Fairy tales are more than true: not because they tell us that dragons exist, but because they tell us that dragons can be beaten.One night last week during our bedtime ritual when Trinhity & I were in a good place, I broke out a book I've been saving, desperately hoping to introduce it at the right moment: The Little People's Pageant of Cornish Legends.
I explained that books which have more words than pictures require you to use your imagination. Her imagination already shows creativity that regularly staggers us, so that part didn't worry me. But she has the attention span of...well, a 2.5 year old. I didn't know if she'd tolerate two full pages of words she couldn't read, so I gave her a very soft sell: if she didn't like it after a couple minutes, we'd read a David Weisner book instead.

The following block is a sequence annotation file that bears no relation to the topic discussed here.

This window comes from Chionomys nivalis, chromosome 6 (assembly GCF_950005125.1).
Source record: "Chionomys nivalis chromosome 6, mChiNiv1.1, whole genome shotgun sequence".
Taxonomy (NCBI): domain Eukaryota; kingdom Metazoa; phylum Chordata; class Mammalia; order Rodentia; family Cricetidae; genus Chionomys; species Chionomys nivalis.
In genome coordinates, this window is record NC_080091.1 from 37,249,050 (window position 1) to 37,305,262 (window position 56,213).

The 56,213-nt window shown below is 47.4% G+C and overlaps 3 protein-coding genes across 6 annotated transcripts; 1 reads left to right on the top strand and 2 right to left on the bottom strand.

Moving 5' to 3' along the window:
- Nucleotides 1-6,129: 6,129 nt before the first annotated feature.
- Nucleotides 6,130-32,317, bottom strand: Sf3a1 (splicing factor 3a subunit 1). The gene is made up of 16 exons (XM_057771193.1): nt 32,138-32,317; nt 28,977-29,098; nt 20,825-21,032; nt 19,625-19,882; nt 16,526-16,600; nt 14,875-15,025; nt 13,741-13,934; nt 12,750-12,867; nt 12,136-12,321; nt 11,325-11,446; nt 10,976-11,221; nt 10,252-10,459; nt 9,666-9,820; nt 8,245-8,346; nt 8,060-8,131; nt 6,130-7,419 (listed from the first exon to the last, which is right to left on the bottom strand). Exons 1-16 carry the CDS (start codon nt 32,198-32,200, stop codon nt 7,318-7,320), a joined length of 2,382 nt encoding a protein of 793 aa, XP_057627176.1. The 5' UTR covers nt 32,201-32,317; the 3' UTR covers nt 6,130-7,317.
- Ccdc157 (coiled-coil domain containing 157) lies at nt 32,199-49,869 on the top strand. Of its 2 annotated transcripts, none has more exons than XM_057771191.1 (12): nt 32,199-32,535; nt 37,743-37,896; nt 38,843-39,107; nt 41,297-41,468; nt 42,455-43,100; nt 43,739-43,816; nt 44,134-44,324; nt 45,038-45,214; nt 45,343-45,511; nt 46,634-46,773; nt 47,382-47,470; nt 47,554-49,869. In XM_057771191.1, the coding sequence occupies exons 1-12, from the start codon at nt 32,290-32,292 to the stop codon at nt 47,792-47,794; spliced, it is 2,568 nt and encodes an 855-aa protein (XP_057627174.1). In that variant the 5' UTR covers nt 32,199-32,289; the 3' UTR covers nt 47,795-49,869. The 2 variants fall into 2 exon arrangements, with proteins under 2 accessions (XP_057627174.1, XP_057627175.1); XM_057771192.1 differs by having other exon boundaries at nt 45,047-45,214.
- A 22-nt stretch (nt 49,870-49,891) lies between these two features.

She *loved* it. We read of a witch able to make herself invisible, and of Jack, who cunningly slewest a fearsome giant, but we skipped the story where human children get kidnapped and reared by elves with nasty, big, pointy teeth. It's since been in her rotation of requests, and she talks about the giant almost as much as Lucas.
This pleases me immensely, almost like when she spotted and named Yo Yo Ma on the cover of a magazine read by a stranger in a restaurant. I've been a Chesterton fan for years, but that quotation has never rung so clearly for me as it does today, as I contemplate bequeathing truths to my daughter via myth.
Dragons, faeries, giants, witches, elves...and yes, even ants -- perhaps together we can defeat Barney and SpongeBob.
May the scarlet sunset beyond Land's End
pledge you the fulfillment of your true destiny.